Can We Talk about How Porn and Emotional Immaturity Are Related?

by | Nov 27, 2020 | Pornography, Uncategorized | 11 comments

How Porn Use Can Hurt Emotional Growth
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When we think of porn, we tend to think “sin”.

(It’s Sheila introducing this post, but I’m going to put Rebecca as the author since most of these are her words below!)

When it comes to porn, what if there’s more going on than just “sin”? What if an action can be sinful, but what if the impetus for that action was more based on trauma, or hurt? And what if that unresolved trauma makes it so much harder to quit the action?

This week on the blog there was a very interested and deep conversation between an anonymous guy and Rebecca (my daughter and the co-author of The Great Sex Rescue–it’s available for pre-order!). I think that conversation has the potential to be quite healing, so I’d like to share it here today. This conversation started in response to our podcast on emotional health and men, and how men aren’t hardwired to sin. (And these have been edited for brevity):

You say that men aren’t meant to sin sexually. And I totally agree with that but why is it that sex and porn are the most common things that men are drawn too?

I can so relate to Andrew’s story because it sounds so much like my own. I always struggled with fear and insecurities because of my emotionally abusive dad. And early on I found an erotic book at home and I got hooked and have sadly been since then. It got worse when I became a teen. I remember hearing my dad screaming at my mom and I felt so guilty and so much shame because I had just masturbated. And I felt that it was all my fault but still I went back to it.

And even after becoming saved it was still a struggle. And I wonder sometimes why? Why sex and porn if we aren’t overly sexual creatures? I didn’t grow up reading the books you mention and my mom and dad never had the talk with me. I heard that sex before marriage was wrong(my parents are christians) but not much more. But I felt like a monster the first time I ejaculated. And that shame and guilt follows. I guess a lot of these men defend this because they have to sometimes deal with their own monstrosity (many are just plain evil and defend it abuse people sadly). Because I know I try to deal with it. The constant feeling that you are horrible is something that eats you up.

My therapist (who sadly doesn’t think porn is wrong but understands that it is hurting me) thinks that the shame and guilt is a huge problem. She has even said that I shouldn’t read blogs like this because they usually just makes me feel worse when I feel that I can’t reach the level of perfection I should. And I wonder if that happens with many men. Specially when you hear that it shouldn’t be that difficult and we have the Holy Spirit and so on. 

LIke my therapist told me today when she said that I need to stand strong when temptation comes and I said that yes it is that easy but why can’t I do it? and she then tells me that its not easy. That trying to minimize the enormous task it is only adds more shame because it just more and more builds up the idea that something is awfully wrong with me. Which I am still convinced about.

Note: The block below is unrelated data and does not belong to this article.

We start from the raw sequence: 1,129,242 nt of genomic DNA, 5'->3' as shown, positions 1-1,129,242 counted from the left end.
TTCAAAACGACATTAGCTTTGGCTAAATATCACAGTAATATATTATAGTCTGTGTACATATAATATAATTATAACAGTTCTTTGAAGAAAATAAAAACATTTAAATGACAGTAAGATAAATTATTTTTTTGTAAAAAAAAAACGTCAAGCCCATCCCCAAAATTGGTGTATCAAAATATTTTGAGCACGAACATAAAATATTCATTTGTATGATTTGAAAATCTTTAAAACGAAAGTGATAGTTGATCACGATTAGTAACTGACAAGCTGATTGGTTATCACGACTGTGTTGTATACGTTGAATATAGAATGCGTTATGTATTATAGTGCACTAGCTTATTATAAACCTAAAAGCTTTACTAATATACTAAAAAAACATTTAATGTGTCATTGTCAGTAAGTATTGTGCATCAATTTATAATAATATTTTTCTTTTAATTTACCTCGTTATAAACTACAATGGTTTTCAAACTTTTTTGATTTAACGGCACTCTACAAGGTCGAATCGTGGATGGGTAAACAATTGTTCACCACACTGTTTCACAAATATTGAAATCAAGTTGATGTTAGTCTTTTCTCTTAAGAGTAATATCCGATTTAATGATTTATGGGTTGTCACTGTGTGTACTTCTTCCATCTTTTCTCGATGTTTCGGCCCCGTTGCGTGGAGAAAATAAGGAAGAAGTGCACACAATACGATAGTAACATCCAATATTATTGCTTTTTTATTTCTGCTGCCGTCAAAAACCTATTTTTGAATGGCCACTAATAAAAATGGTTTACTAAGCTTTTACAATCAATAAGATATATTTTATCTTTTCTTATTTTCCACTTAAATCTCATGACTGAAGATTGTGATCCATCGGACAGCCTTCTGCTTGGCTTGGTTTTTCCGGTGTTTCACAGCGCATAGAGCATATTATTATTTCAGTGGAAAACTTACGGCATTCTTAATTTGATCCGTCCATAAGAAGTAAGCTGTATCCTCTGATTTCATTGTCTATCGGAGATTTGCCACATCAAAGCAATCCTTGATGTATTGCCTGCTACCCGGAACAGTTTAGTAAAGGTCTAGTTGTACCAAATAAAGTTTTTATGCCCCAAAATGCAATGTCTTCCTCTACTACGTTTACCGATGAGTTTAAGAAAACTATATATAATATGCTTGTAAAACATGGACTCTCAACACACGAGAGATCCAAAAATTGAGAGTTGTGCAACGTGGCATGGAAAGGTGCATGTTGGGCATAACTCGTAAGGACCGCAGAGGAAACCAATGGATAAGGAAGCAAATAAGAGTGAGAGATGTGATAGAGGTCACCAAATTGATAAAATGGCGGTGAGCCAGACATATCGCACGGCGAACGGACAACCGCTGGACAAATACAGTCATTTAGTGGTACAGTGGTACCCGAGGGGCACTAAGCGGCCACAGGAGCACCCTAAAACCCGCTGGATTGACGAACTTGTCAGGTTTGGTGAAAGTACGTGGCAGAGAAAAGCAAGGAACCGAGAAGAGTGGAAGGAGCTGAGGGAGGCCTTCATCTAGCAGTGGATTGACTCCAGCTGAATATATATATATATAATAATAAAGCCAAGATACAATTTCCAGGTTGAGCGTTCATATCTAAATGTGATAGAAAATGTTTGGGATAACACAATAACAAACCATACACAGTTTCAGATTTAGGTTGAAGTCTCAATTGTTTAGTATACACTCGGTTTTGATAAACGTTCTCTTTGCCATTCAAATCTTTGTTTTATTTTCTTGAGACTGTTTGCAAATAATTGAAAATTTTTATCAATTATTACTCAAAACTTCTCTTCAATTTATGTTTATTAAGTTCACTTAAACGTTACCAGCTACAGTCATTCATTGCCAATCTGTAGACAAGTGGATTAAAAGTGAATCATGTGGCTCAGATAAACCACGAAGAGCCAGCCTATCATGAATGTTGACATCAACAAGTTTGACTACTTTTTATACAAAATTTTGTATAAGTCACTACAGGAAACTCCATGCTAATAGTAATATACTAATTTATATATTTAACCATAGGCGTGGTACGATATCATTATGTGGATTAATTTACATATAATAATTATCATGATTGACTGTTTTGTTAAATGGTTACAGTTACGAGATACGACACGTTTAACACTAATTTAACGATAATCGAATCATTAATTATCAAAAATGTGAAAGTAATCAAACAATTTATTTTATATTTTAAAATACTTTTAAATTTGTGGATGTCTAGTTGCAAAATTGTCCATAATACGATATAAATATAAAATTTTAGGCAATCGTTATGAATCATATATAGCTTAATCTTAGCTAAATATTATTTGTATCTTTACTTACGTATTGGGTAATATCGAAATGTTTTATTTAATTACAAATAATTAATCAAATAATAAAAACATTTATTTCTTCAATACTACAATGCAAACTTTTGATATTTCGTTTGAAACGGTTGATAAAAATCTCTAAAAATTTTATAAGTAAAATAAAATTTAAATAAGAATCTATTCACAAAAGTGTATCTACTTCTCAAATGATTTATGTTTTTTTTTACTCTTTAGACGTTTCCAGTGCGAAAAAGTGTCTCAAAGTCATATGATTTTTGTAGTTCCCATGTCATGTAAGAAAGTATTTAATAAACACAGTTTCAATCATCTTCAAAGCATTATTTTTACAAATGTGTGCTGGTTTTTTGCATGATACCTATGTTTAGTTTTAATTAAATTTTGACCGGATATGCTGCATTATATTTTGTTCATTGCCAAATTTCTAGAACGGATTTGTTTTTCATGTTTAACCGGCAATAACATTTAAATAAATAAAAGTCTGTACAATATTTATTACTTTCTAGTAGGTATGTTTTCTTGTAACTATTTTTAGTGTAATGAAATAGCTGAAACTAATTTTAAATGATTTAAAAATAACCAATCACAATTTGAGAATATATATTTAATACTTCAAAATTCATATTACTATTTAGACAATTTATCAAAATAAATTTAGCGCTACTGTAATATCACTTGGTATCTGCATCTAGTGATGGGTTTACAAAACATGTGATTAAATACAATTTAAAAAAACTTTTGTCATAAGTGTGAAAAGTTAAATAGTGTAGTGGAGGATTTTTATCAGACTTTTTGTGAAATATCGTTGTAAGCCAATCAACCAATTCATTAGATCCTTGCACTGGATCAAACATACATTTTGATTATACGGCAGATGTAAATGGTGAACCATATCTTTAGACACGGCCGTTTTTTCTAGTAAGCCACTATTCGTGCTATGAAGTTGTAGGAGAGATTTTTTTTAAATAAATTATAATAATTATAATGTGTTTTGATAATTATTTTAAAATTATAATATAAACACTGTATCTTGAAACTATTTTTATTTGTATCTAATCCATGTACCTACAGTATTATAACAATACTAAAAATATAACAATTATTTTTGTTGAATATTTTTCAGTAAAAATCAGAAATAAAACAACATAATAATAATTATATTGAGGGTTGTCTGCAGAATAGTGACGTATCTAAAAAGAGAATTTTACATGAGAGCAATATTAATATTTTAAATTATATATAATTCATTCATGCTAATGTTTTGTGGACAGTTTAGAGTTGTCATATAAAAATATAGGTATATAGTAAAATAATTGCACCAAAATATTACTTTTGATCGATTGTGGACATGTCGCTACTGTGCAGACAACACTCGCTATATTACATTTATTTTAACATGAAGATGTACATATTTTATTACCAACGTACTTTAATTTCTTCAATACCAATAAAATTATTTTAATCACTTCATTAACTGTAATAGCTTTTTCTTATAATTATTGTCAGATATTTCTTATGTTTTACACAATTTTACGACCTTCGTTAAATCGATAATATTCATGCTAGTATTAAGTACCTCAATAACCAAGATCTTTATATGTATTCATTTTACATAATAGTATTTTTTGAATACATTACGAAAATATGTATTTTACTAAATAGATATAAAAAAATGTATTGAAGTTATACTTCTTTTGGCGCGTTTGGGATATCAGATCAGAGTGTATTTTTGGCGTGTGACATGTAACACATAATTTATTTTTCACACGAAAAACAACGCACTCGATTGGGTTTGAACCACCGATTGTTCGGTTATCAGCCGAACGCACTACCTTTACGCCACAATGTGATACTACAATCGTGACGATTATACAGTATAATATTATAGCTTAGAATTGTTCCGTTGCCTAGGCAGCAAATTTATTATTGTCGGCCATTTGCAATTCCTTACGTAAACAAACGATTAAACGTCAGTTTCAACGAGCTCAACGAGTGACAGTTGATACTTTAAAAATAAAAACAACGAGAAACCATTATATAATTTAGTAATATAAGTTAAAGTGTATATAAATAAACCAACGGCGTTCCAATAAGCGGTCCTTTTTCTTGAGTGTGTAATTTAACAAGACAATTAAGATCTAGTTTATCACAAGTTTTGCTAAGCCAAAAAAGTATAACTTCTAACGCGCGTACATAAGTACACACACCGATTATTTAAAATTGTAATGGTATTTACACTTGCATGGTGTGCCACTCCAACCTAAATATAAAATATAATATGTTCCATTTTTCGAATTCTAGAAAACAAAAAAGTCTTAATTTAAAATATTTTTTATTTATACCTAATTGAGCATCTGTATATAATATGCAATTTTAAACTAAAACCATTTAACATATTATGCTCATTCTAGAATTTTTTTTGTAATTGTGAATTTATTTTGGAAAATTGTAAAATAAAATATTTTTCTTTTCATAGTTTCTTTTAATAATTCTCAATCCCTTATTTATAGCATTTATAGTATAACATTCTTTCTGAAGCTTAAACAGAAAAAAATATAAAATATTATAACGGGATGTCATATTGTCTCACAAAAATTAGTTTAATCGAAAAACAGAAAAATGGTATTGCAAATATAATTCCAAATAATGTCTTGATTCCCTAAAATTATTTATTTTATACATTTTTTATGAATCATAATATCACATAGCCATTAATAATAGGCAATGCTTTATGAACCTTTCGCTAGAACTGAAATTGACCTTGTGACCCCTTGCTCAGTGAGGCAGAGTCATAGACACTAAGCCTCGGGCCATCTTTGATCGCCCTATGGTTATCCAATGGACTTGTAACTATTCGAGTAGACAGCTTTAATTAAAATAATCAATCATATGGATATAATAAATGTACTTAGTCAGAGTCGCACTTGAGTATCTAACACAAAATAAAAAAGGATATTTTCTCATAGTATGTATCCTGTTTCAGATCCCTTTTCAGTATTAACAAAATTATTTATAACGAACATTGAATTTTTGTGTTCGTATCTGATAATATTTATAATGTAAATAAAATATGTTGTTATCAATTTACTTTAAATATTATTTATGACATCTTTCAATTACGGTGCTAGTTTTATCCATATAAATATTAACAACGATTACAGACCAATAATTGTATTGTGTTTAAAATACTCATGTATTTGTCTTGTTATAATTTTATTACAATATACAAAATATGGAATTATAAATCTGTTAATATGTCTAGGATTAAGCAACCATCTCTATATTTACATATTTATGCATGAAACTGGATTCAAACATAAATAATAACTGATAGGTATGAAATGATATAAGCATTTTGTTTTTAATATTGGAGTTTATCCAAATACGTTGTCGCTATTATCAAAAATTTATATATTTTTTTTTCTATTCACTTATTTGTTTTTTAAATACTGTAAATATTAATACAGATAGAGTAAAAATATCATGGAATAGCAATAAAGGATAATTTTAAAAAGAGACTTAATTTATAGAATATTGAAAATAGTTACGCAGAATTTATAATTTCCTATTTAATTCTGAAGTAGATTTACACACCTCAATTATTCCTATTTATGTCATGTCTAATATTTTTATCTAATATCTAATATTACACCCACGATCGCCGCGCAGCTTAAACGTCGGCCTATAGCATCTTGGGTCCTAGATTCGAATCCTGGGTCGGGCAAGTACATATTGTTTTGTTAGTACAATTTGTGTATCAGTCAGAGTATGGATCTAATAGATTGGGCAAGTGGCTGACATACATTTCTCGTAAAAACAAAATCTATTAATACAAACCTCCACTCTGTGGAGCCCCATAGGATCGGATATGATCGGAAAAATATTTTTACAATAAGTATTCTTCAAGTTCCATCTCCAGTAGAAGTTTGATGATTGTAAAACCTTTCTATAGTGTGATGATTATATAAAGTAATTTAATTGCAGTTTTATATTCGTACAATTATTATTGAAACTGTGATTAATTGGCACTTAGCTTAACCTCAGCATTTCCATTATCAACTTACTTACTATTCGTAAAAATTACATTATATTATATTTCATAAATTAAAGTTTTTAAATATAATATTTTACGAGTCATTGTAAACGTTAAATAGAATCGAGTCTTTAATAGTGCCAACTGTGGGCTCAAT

Men in the church haven’t known how to deal with it and then have had to find a way to somehow excuse or accept it. Because if there are so many men watching porn and not stopping, are all those men bad? Doesn’t that just show that men are evil and women are just better? 

My story hasn’t ended as well as Andrew’s though. My search to deal with the problems I had led me to a sexual relationship with my now wife, both wanted it. But I realize now that it wasn’t based on love on my part. A regret I live with and try to deal with . It has sadly been through porn for a long time but I am trying to get better so that I at least can be a decent husband for her.

Anonymous

When we say men weren’t created to sin sexually, what we mean is that there IS freedom and sexual sin isn’t simply a birthright of being male. There are many gender differences in terms of destructive behaviours–women are far more likely to self-harm in high school and attempt suicide than their male counterparts, but we don’t say God made girls to be suicidal. Women also are around 2x as likely to experience some sort of anxiety disorder than their male counterparts are but, again, we don’t say that anxiety is “every woman’s battle” and we don’t tell women that are anxious, “Well, that’s just a part of being a woman.” Rather, we help them fix it and we say, “This doesn’t need to be your entire life. There is hope.” And then of course, there are eating disorders which range from 3 times to 9 times as likely for women to develop than men, depending on the criteria used to define an eating disorder.

I think your musings about the acceptance of pornography use are really insightful, and I think one of the big problems with dealing with the porn problem in churches is that it’s dealt with simply as a sin issue that we just have to muscle our way through to resist. But for many men porn use stems from sexual abuse in childhood, including being far too young when they were first exposed to pornography. If a man’s first exposure to sex was seeing a violent porn clip when he was were 10 years old, and that triggered a porn addiction because of curiosity and shame that led to diminished coping skills because porn became his only real way to handle stress for 8 years, that’s going to need a lot more to overcome than simply confessing and deciding to not do it again.

Women are not more spiritual than men, our struggles are often just different. Because yes, this is more of a pull for men on average than it is for women. And there will be some men who have life-long struggles with it. But not all. And that’s missing in the conversation.